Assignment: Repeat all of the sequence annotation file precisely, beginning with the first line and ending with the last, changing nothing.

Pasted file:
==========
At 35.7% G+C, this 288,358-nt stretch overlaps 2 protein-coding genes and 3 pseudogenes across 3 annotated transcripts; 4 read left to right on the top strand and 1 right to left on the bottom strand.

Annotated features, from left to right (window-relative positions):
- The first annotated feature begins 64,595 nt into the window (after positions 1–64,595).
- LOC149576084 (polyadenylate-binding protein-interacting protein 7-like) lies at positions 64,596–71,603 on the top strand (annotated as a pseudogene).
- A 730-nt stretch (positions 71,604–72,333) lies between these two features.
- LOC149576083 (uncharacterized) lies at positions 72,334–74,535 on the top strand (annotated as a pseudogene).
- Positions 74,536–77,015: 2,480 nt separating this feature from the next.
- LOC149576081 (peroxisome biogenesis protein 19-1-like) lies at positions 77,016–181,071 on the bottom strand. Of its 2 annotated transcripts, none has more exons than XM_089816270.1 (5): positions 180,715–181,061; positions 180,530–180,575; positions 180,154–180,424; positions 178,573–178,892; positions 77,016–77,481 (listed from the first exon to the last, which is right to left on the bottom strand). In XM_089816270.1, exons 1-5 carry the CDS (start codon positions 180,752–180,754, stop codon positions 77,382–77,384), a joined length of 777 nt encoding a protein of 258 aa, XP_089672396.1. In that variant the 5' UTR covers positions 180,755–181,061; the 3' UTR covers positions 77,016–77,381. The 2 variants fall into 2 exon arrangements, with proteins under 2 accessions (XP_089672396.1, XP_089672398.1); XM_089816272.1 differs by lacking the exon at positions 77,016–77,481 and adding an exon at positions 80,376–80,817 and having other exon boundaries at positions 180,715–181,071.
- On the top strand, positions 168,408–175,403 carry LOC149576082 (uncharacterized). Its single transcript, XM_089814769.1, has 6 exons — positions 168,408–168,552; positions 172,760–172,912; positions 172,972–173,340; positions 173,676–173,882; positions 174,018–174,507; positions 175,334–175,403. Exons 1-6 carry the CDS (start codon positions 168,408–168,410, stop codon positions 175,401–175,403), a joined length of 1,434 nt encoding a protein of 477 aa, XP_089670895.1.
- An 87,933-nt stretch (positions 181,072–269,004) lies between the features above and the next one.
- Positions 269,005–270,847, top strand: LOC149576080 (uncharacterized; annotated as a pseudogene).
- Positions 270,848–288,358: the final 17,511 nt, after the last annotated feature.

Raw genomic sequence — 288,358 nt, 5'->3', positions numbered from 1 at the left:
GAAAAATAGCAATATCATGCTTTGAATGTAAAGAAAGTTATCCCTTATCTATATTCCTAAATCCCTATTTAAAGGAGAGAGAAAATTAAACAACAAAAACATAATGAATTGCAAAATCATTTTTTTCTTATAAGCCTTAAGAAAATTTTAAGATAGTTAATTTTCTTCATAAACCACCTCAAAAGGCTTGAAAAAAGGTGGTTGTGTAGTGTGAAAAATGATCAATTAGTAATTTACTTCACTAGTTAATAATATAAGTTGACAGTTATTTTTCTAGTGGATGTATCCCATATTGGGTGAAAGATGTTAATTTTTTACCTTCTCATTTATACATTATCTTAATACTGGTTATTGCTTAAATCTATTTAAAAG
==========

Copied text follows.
At 35.7% G+C, this 288,358-nt stretch overlaps 2 protein-coding genes and 3 pseudogenes across 3 annotated transcripts; 4 read left to right on the top strand and 1 right to left on the bottom strand.

Annotated features, from left to right (window-relative positions):
- The first annotated feature begins 64,595 nt into the window (after positions 1–64,595).
- LOC149576084 (polyadenylate-binding protein-interacting protein 7-like) lies at positions 64,596–71,603 on the top strand (annotated as a pseudogene).
- A 730-nt stretch (positions 71,604–72,333) lies between these two features.
- LOC149576083 (uncharacterized) lies at positions 72,334–74,535 on the top strand (annotated as a pseudogene).
- Positions 74,536–77,015: 2,480 nt separating this feature from the next.
- LOC149576081 (peroxisome biogenesis protein 19-1-like) lies at positions 77,016–181,071 on the bottom strand. Of its 2 annotated transcripts, none has more exons than XM_089816270.1 (5): positions 180,715–181,061; positions 180,530–180,575; positions 180,154–180,424; positions 178,573–178,892; positions 77,016–77,481 (listed from the first exon to the last, which is right to left on the bottom strand). In XM_089816270.1, exons 1-5 carry the CDS (start codon positions 180,752–180,754, stop codon positions 77,382–77,384), a joined length of 777 nt encoding a protein of 258 aa, XP_089672396.1. In that variant the 5' UTR covers positions 180,755–181,061; the 3' UTR covers positions 77,016–77,381. The 2 variants fall into 2 exon arrangements, with proteins under 2 accessions (XP_089672396.1, XP_089672398.1); XM_089816272.1 differs by lacking the exon at positions 77,016–77,481 and adding an exon at positions 80,376–80,817 and having other exon boundaries at positions 180,715–181,071.
- On the top strand, positions 168,408–175,403 carry LOC149576082 (uncharacterized). Its single transcript, XM_089814769.1, has 6 exons — positions 168,408–168,552; positions 172,760–172,912; positions 172,972–173,340; positions 173,676–173,882; positions 174,018–174,507; positions 175,334–175,403. Exons 1-6 carry the CDS (start codon positions 168,408–168,410, stop codon positions 175,401–175,403), a joined length of 1,434 nt encoding a protein of 477 aa, XP_089670895.1.
- An 87,933-nt stretch (positions 181,072–269,004) lies between the features above and the next one.
- Positions 269,005–270,847, top strand: LOC149576080 (uncharacterized; annotated as a pseudogene).
- Positions 270,848–288,358: the final 17,511 nt, after the last annotated feature.

Raw genomic sequence — 288,358 nt, 5'->3', positions numbered from 1 at the left:
GAAAAATAGCAATATCATGCTTTGAATGTAAAGAAAGTTATCCCTTATCTATATTCCTAAATCCCTATTTAAAGGAGAGAGAAAATTAAACAACAAAAACATAATGAATTGCAAAATCATTTTTTTCTTATAAGCCTTAAGAAAATTTTAAGATAGTTAATTTTCTTCATAAACCACCTCAAAAGGCTTGAAAAAAGGTGGTTGTGTAGTGTGAAAAATGATCAATTAGTAATTTACTTCACTAGTTAATAATATAAGTTGACAGTTATTTTTCTAGTGGATGTATCCCATATTGGGTGAAAGATGTTAATTTTTTACCTTCTCATTTATACATTATCTTAATACTGGTTATTGCTTAAATCTATTTAAAAG